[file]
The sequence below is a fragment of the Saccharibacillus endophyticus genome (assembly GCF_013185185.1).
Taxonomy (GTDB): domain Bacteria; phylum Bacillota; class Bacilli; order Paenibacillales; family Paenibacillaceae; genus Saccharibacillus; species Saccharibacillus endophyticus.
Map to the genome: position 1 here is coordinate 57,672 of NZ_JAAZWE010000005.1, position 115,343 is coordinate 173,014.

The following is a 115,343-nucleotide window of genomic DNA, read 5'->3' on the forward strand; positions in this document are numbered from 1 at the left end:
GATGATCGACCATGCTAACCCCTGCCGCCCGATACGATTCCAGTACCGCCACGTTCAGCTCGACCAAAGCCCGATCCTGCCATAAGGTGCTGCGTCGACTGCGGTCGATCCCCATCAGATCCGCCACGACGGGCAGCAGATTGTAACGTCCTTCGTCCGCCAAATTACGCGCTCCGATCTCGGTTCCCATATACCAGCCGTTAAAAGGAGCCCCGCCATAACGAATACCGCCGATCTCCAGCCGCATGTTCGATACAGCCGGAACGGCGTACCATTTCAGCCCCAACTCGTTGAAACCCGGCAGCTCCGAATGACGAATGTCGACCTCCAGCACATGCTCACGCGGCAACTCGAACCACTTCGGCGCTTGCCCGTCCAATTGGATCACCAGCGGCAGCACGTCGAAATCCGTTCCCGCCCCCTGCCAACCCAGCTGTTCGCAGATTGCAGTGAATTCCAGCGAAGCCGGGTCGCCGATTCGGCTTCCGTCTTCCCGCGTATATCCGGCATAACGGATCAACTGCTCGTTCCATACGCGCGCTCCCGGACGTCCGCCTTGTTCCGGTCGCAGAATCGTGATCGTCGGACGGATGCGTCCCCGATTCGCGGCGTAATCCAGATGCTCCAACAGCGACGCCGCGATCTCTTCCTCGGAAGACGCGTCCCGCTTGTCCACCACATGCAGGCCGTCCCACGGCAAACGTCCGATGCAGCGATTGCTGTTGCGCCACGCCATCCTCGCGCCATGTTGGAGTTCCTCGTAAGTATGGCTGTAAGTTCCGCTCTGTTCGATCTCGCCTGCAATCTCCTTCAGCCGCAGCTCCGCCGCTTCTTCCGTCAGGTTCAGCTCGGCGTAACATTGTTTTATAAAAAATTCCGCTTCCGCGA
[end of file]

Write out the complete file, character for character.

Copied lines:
The sequence below is a fragment of the Saccharibacillus endophyticus genome (assembly GCF_013185185.1).
Taxonomy (GTDB): domain Bacteria; phylum Bacillota; class Bacilli; order Paenibacillales; family Paenibacillaceae; genus Saccharibacillus; species Saccharibacillus endophyticus.
Map to the genome: position 1 here is coordinate 57,672 of NZ_JAAZWE010000005.1, position 115,343 is coordinate 173,014.

The following is a 115,343-nucleotide window of genomic DNA, read 5'->3' on the forward strand; positions in this document are numbered from 1 at the left end:
GATGATCGACCATGCTAACCCCTGCCGCCCGATACGATTCCAGTACCGCCACGTTCAGCTCGACCAAAGCCCGATCCTGCCATAAGGTGCTGCGTCGACTGCGGTCGATCCCCATCAGATCCGCCACGACGGGCAGCAGATTGTAACGTCCTTCGTCCGCCAAATTACGCGCTCCGATCTCGGTTCCCATATACCAGCCGTTAAAAGGAGCCCCGCCATAACGAATACCGCCGATCTCCAGCCGCATGTTCGATACAGCCGGAACGGCGTACCATTTCAGCCCCAACTCGTTGAAACCCGGCAGCTCCGAATGACGAATGTCGACCTCCAGCACATGCTCACGCGGCAACTCGAACCACTTCGGCGCTTGCCCGTCCAATTGGATCACCAGCGGCAGCACGTCGAAATCCGTTCCCGCCCCCTGCCAACCCAGCTGTTCGCAGATTGCAGTGAATTCCAGCGAAGCCGGGTCGCCGATTCGGCTTCCGTCTTCCCGCGTATATCCGGCATAACGGATCAACTGCTCGTTCCATACGCGCGCTCCCGGACGTCCGCCTTGTTCCGGTCGCAGAATCGTGATCGTCGGACGGATGCGTCCCCGATTCGCGGCGTAATCCAGATGCTCCAACAGCGACGCCGCGATCTCTTCCTCGGAAGACGCGTCCCGCTTGTCCACCACATGCAGGCCGTCCCACGGCAAACGTCCGATGCAGCGATTGCTGTTGCGCCACGCCATCCTCGCGCCATGTTGGAGTTCCTCGTAAGTATGGCTGTAAGTTCCGCTCTGTTCGATCTCGCCTGCAATCTCCTTCAGCCGCAGCTCCGCCGCTTCTTCCGTCAGGTTCAGCTCGGCGTAACATTGTTTTATAAAAAATTCCGCTTCCGCGA